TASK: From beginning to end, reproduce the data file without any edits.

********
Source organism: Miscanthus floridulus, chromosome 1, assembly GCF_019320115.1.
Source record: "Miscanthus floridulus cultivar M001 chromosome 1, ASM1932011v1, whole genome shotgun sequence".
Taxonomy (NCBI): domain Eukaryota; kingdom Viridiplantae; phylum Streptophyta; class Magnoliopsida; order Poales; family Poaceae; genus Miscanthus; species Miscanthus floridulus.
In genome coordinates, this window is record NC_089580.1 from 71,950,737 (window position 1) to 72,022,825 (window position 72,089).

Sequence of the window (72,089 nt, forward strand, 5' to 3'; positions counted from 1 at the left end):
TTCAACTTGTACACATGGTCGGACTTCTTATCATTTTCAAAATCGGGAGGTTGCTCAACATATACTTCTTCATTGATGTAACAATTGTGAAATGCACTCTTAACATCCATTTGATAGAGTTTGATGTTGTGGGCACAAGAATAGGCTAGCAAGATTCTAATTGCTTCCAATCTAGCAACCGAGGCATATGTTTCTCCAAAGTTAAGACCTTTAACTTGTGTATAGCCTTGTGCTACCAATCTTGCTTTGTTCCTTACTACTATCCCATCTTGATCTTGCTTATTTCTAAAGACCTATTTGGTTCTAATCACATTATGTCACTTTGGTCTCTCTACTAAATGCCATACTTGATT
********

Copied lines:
Source organism: Miscanthus floridulus, chromosome 1, assembly GCF_019320115.1.
Source record: "Miscanthus floridulus cultivar M001 chromosome 1, ASM1932011v1, whole genome shotgun sequence".
Taxonomy (NCBI): domain Eukaryota; kingdom Viridiplantae; phylum Streptophyta; class Magnoliopsida; order Poales; family Poaceae; genus Miscanthus; species Miscanthus floridulus.
In genome coordinates, this window is record NC_089580.1 from 71,950,737 (window position 1) to 72,022,825 (window position 72,089).

Sequence of the window (72,089 nt, forward strand, 5' to 3'; positions counted from 1 at the left end):
TTCAACTTGTACACATGGTCGGACTTCTTATCATTTTCAAAATCGGGAGGTTGCTCAACATATACTTCTTCATTGATGTAACAATTGTGAAATGCACTCTTAACATCCATTTGATAGAGTTTGATGTTGTGGGCACAAGAATAGGCTAGCAAGATTCTAATTGCTTCCAATCTAGCAACCGAGGCATATGTTTCTCCAAAGTTAAGACCTTTAACTTGTGTATAGCCTTGTGCTACCAATCTTGCTTTGTTCCTTACTACTATCCCATCTTGATCTTGCTTATTTCTAAAGACCTATTTGGTTCTAATCACATTATGTCACTTTGGTCTCTCTACTAAATGCCATACTTGATT